Gentlemen may cry, Peace, Peace--but there is no peace. The war is
actually begun! The next gale that sweeps from the north will bring to
our ears the clash of resounding arms! Our brethren are already in the
field! Why stand we here idle? What is it that gentlemen wish? What
would they have? Is life so dear, or peace so sweet, as to be purchased
at the price of chains and slavery? Forbid it, Almighty God! I know not
what course others may take; but as for me, give me liberty or give me
My youngest brother - the one who is not Sikh, but whom I still love so much - has been visiting for the last week. He has been going with me on my daily walks while he is here. I enjoy his company, but in its own way, I miss the solitude and my usual practice of naam-jap on these walks. Usually some tune comes in my head and I sing softly as I walk, or occasionally bit louder, drawing amused glances from our neighbourhood Sikhs and bemused glances from everyone else.
Today, I choose something different, a little different. I set my eyes on seeing Vaheguru in everything around me. Some of it was easy. some more difficult. So here is my walk.
As I start:
I see the huge blossoming rhododendron bush in full bloom and I say: 'Vaheguru.'
I see the white clouds in the clearing sky and I say 'Vaheguru.'
I hear a cawing crow somewhere above me and I say 'Vaheguru.'
I smell somebody's new-mowed lawn and I say 'Vaheguru.'
I pass an elderly Sikh neighbour lady dressed in an orange-flowered salwar kameez, a black jacket and a lovely, flowing chunni,walking home from her shopping. I greet her, 'Vaheguru ji ka khalsa, Vaheguru ji ki fateh!' Her wizened brown face breaks into a huge smile as she returns my greeting and I say, 'Vaheguru!'
I see and hear the children shooting hoops, including the young boy with the strange white patka that barely covers his jura and suppress the urge to fix it before it falls off as he jumps around and I laugh, 'Vaheguru.'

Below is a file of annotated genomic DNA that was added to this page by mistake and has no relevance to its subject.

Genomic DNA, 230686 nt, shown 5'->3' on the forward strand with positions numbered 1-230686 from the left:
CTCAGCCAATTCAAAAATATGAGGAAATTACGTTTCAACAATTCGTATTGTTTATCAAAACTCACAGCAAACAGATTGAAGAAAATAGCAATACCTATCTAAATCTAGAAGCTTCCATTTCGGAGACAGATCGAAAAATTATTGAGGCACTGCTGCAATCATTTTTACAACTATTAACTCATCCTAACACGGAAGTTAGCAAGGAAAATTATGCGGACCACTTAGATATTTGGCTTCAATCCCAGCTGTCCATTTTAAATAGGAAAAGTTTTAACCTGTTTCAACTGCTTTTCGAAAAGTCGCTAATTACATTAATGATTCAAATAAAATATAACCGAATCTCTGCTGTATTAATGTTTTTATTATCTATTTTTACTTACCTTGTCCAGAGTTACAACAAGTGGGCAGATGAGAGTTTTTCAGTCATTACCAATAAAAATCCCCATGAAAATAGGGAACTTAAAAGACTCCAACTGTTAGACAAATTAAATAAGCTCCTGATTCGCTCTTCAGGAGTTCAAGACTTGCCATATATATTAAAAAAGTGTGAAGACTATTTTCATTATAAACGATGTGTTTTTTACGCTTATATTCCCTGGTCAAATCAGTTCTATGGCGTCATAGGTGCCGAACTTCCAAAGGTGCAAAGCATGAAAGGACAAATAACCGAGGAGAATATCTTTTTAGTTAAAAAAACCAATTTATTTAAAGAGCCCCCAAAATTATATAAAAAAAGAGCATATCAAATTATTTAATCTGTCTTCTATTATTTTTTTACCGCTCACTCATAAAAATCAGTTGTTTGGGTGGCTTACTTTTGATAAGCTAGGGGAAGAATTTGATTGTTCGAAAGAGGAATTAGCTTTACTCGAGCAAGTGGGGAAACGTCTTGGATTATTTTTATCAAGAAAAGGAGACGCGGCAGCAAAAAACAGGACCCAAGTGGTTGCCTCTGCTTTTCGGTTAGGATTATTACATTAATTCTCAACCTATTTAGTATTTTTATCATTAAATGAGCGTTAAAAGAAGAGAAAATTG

I see the crazy Hungarian lady - the one who hears cockpit conversations as airplanes fly over her rooftop - working in her yard and I wave as I walk by and I say, 'Vaheguru."
I see the Muslim family down the block all dressed up going somewhere together and I smile and say Vaheguru.
I come to my favourite tree, the mock crab apple. heavy with blossoms and I stop under it and look up for a moment; a breeze comes up and the flowers fall onto me and I say 'Vaheguru.'
I come to the point where it is time for me to turn around to head home and in front of me I see towering over everything, majestic Mt. Rainier, a sight to impress the most jaded among us and I exclaim, Vaheguru!
All that is really, really easy, but there is more to observe that is not so easy.
I look at the decomposing litter in the gutter by the side of the road and I say 'Vaheguru.'
I cough as a diesel truck drives by spewing exhaust and I say 'Vaheguru.
I see the dead opossum lying by the roadside and make a mental note to call animal control
when I get home and I say 'Vaheguru.
I stumble over a crack in the sidewalk and I say 'Vaheguru.'
I see a garbage can at the roadside, waiting the garbage men to come empty it - in fact I see many - and I say "Vaheguru.'
And as I pass a last rhody bush in our front yard and turn up our driveway to enter our house, congratulating myself on an altogether successful walk, I am challenged. Across the street, I see our neighbour - the one I look straight through, the one whose existence I refuse to acknowledge, the one I've nicknamed 'the Maggot,' the one who tried to rape (that's 'dishonour' to Indians) his 14 year old neighbour girl - and I'm not sure if I pass the test as I kind of choke out 'Vaheguru.'
So that is the summary of my walk. And what an egotistical post this is. I count the word 'I' 53 times. Oh, well, it would be even more egotistical to expect anything like perfection from myself now, I (54) suppose.